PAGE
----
That was the start of my journey to examine 7 more career paths before settling on my current career in statistics.  (Who knows – maybe another career will arise in the distant horizon, but I’m pretty happy with my choice right now.)  I eventually studied chemistry, math and statistics – subjects that I now consider to be even more difficult than biology, but also more in tune with my goals and interests.  I ultimately spent 8 years in my undergraduate education; I devoted 3 of those years to 9 different full-time jobs to explore various career paths, weighing the pros and cons from experience instead of hypothetical abstraction.  Looking back, I’m very glad that I exercised that patience.  (I spent another 8 months to complete my Master’s degree in statistics at the University of Toronto, using the Christmas holiday and a lot of networking to successfully get a great job right after graduation.)

A decade ago, I realized that my long-held dream was not the best fit for me, and that changing paths does not signify any failure or defeat on my part.  In fact, because I assessed myself rigorously and found a more suitable path, I became happier and more successful in the end.  This process took a while, and that “dream” career did not reveal itself after the first 7 exploratory attempts, but I am glad that I became a statistician – my skills are in high demand, I can work in a variety of industries, I have good earning potential over the long term, and I constantly get to learn new things.  I also could not have envisioned becoming a blogger, a video blogger, and an active participant in social media in my fields of interest – developing The Chemical Statistician as a parallel professional endeavour has been a delightful surprise.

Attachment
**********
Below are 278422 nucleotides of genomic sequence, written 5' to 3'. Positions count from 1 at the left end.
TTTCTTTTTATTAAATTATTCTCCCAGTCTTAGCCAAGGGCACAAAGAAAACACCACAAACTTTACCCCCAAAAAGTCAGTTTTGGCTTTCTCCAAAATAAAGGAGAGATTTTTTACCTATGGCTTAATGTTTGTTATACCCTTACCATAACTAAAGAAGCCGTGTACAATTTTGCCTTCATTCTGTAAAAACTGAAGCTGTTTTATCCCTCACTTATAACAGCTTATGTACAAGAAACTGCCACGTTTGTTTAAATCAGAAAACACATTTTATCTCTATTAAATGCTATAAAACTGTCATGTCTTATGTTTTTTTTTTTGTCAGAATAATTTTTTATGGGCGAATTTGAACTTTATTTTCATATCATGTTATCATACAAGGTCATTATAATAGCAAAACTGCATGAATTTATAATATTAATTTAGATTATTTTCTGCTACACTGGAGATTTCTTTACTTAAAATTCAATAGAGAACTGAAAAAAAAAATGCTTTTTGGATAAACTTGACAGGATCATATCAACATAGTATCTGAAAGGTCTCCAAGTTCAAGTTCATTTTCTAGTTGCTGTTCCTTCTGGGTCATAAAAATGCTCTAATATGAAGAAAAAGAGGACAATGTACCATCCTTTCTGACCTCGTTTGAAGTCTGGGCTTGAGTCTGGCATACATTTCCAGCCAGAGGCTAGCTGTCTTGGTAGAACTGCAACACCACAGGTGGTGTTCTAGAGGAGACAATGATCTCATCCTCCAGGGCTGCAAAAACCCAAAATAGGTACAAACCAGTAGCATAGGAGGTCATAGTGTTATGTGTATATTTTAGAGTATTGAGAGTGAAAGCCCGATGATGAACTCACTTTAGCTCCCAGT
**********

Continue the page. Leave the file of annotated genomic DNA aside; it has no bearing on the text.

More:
For many students, summer marks the transition from one academic year to another, and this may be the time to reflect on your career goals.  If you are feeling stuck or hitting a dead end in your career search, discovering this now may very well be a blessing in disguise – in fact, it may be very good timing, as your Bachelor’s degree is a good time to explore different paths.  Through constant reflection, thoughtful exploration, and carefully assessed changes in your direction, you may find the dream career that fits you the best.

2 Responses to Leaving My Dream Career – Reflecting on My Decision 10 Years Later

  1. msanregret says:

    I had no idea about your story Eric! That was an awesome and inspiring read. I just graduated with my bachelor’s in statistics so this story is hitting me hard with some ideas.

    I will definitely keep an open mind when looking for my own personal career path. Love your story, I hope your career keeps getting better and better!